The Guyana government said it expects regional and international buyers to participate in the upcoming Trade and Investment Exhibition, “GuyTie 2018,” which will get underway later this month.
The Ministry of Business said so far buyers from Trinidad and Tobago, Belize, Haiti, Barbados, Jamaica, Cuba and Brazil as well as Korea and India have registered for the event.
The organizers say that GuyTie is strategically aligned with the objectives of the Ministry of Business and broader government policy to create the enabling environment that will foster business growth and development in Guyana.
They say that more than 60 exhibitors will be on display at the venue representing various sectors, including, agro-processing, chemicals and pharmaceuticals, construction, beverage, food processing, forestry and wood products.
A dress code for Jamaican students has come into effect for the 2018 / 2019 academic year, which began this month.
Education Minister Ruel Reid said the ministry has signed off on the policy that will provide guidelines to assist administrators and parents in determining the acceptability of students’ general appearance for school, particularly in relation to how hair is worn.
Reid said the law allows the school to set rules which students will require to abide by them, adding that part of the guideline is to say to schools, they must review their rules so that they conform to the laws of the constitution and they must engage their stakeholders so that they can all agree about what rules are reasonable.
The minister encouraged parents and other stakeholders to view the full policy on the ministry’s website.
The St. Kitts and Nevis government says members of the Defense Force have been granted policing power as the twin-island Federation moves to deal with the rising crime situation.
It said that Governor General, Sir SW Tapley Seaton acted on the advice of the cabinet to enhance the crime fighting capabilities in the country by extending the police powers to members of the Defense Force for six months.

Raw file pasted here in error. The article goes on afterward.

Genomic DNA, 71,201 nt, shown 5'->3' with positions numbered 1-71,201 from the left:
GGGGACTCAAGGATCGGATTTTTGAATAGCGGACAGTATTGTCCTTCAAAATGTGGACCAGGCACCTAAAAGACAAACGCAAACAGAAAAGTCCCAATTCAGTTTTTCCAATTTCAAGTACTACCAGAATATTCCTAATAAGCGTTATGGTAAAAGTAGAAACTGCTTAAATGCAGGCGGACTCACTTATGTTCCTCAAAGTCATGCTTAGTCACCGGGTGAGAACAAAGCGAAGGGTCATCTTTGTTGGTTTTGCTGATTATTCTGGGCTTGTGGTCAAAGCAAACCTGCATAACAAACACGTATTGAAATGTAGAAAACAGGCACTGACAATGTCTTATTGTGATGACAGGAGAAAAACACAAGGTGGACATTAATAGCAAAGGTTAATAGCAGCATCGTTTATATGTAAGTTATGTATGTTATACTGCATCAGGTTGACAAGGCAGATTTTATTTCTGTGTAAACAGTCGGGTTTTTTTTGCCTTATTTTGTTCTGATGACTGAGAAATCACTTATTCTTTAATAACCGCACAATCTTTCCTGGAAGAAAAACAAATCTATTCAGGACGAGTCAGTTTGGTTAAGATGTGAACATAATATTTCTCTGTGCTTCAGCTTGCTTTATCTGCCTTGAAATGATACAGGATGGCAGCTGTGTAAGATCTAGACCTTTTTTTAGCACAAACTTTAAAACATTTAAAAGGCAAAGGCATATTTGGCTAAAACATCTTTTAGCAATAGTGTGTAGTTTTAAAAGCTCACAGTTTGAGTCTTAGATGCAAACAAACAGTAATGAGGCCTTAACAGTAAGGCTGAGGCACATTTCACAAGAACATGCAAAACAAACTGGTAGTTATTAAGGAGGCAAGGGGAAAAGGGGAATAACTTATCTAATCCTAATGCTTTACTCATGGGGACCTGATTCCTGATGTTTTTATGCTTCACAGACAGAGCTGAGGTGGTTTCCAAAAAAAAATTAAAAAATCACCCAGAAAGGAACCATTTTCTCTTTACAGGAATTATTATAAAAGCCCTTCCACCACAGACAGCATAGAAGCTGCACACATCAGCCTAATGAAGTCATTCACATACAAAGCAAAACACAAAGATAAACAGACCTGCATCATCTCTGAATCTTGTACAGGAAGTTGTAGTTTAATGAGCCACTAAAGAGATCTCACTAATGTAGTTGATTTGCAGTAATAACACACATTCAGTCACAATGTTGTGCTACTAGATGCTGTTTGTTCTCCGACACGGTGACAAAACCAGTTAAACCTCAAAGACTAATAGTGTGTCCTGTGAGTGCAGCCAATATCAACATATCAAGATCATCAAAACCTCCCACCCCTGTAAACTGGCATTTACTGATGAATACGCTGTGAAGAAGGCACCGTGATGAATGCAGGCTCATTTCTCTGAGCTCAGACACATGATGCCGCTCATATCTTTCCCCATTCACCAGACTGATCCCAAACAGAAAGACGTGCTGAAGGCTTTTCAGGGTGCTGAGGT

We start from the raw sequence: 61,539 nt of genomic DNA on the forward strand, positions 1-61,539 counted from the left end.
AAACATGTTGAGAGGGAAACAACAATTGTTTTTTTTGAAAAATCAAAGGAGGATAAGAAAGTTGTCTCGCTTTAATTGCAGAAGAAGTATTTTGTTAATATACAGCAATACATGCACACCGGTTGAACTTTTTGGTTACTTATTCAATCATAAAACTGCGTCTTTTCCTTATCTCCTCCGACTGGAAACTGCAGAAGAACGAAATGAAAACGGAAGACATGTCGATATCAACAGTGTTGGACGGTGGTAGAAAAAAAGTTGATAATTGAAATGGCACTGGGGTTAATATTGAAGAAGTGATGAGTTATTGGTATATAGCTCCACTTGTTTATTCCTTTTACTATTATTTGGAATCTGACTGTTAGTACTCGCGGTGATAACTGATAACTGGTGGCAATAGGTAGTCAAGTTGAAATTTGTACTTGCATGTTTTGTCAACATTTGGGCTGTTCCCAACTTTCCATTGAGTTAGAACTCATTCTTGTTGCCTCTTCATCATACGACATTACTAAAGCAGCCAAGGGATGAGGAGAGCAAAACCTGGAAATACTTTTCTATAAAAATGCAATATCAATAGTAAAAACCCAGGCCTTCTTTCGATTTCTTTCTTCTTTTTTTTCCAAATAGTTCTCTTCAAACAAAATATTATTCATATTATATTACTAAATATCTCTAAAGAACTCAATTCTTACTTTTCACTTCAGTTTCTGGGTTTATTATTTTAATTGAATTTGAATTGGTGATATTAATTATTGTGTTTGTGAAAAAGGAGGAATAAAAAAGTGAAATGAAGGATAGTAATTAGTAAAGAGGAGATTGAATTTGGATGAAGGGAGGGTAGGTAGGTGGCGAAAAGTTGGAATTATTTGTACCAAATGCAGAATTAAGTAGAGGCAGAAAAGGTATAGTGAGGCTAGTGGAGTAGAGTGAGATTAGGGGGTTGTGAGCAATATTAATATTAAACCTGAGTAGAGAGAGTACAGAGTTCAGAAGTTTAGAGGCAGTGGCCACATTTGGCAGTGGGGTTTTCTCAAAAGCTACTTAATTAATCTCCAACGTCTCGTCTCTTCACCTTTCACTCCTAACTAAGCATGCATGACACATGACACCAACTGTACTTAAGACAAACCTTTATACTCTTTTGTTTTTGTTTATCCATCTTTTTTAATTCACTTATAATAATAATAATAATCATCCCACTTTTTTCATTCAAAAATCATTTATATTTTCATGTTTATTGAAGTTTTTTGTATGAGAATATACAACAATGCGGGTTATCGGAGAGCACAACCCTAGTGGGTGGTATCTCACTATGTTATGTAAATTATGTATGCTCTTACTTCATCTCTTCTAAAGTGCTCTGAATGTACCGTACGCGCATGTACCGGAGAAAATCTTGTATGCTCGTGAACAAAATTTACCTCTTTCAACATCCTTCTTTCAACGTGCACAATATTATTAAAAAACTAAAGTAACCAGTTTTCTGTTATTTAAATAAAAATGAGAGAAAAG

A government statement said that the recommendation to the cabinet was made following a lengthy meeting between Prime Minister and Minister of National Security, Dr. Timothy Harris, the high command of the Royal St. Christopher and Nevis Police Force and Defense Force officials.
Dr. Harris said his government will use every resource to ensure that the peace, stability and prosperity that the people deserve are always available.
Trinidad and Tobago Prime Minister, Dr. Keith Rowley has ruled out the importation of Guyanese crude oil to save cash-strapped Petrotrin’s, South Trinidad refinery from closing.
He said that Guyana has no intention of bringing their oil to shore for refining operations.
He said when the government learned of Exxon Mobil’s find off the coast of the South American country, they sought to find out who owned the oil. It was found that while Exxon has claim to it, the Guyanese government owns a third.
Subsequent inquiries have revealed that Guyana would not need any arrangement with the Trinidad and Tobago government and Petrotrin.
The prime minister said that modern technology being used in Guyana allows for crude to be pumped onto specially-designed ships, where it is separated from the water.
Rowley was at the time speaking at a PNM meeting in South Trinidad to bring supporters and the public on plans to close the oil refinery and restructure Petrotrin.
More than 2,700 workers are expected to lose their jobs when the refinery closes later this year.
— compiled by Azad Ali